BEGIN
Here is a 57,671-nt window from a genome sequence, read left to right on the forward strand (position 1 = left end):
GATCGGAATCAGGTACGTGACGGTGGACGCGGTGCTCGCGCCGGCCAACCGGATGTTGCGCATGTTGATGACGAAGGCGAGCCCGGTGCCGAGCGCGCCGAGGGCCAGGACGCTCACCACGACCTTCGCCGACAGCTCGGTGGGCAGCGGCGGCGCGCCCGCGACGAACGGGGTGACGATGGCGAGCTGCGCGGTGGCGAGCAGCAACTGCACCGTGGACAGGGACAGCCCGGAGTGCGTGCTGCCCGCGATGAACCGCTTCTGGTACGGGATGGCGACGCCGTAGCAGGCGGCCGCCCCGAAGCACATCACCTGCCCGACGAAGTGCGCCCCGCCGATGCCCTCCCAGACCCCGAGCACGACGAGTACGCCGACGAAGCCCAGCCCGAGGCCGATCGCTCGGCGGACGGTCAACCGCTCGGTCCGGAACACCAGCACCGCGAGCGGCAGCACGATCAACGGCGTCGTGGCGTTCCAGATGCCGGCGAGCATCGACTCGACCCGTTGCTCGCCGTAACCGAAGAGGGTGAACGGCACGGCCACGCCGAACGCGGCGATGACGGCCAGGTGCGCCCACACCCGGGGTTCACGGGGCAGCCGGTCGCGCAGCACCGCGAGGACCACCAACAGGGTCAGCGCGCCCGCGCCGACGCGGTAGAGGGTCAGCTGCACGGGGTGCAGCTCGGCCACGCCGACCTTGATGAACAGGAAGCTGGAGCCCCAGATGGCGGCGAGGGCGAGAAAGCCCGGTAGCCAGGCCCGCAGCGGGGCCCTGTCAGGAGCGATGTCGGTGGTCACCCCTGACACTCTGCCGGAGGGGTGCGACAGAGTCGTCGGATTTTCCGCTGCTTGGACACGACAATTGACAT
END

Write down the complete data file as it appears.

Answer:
Here is a 57,671-nt window from a genome sequence, read left to right on the forward strand (position 1 = left end):
GATCGGAATCAGGTACGTGACGGTGGACGCGGTGCTCGCGCCGGCCAACCGGATGTTGCGCATGTTGATGACGAAGGCGAGCCCGGTGCCGAGCGCGCCGAGGGCCAGGACGCTCACCACGACCTTCGCCGACAGCTCGGTGGGCAGCGGCGGCGCGCCCGCGACGAACGGGGTGACGATGGCGAGCTGCGCGGTGGCGAGCAGCAACTGCACCGTGGACAGGGACAGCCCGGAGTGCGTGCTGCCCGCGATGAACCGCTTCTGGTACGGGATGGCGACGCCGTAGCAGGCGGCCGCCCCGAAGCACATCACCTGCCCGACGAAGTGCGCCCCGCCGATGCCCTCCCAGACCCCGAGCACGACGAGTACGCCGACGAAGCCCAGCCCGAGGCCGATCGCTCGGCGGACGGTCAACCGCTCGGTCCGGAACACCAGCACCGCGAGCGGCAGCACGATCAACGGCGTCGTGGCGTTCCAGATGCCGGCGAGCATCGACTCGACCCGTTGCTCGCCGTAACCGAAGAGGGTGAACGGCACGGCCACGCCGAACGCGGCGATGACGGCCAGGTGCGCCCACACCCGGGGTTCACGGGGCAGCCGGTCGCGCAGCACCGCGAGGACCACCAACAGGGTCAGCGCGCCCGCGCCGACGCGGTAGAGGGTCAGCTGCACGGGGTGCAGCTCGGCCACGCCGACCTTGATGAACAGGAAGCTGGAGCCCCAGATGGCGGCGAGGGCGAGAAAGCCCGGTAGCCAGGCCCGCAGCGGGGCCCTGTCAGGAGCGATGTCGGTGGTCACCCCTGACACTCTGCCGGAGGGGTGCGACAGAGTCGTCGGATTTTCCGCTGCTTGGACACGACAATTGACAT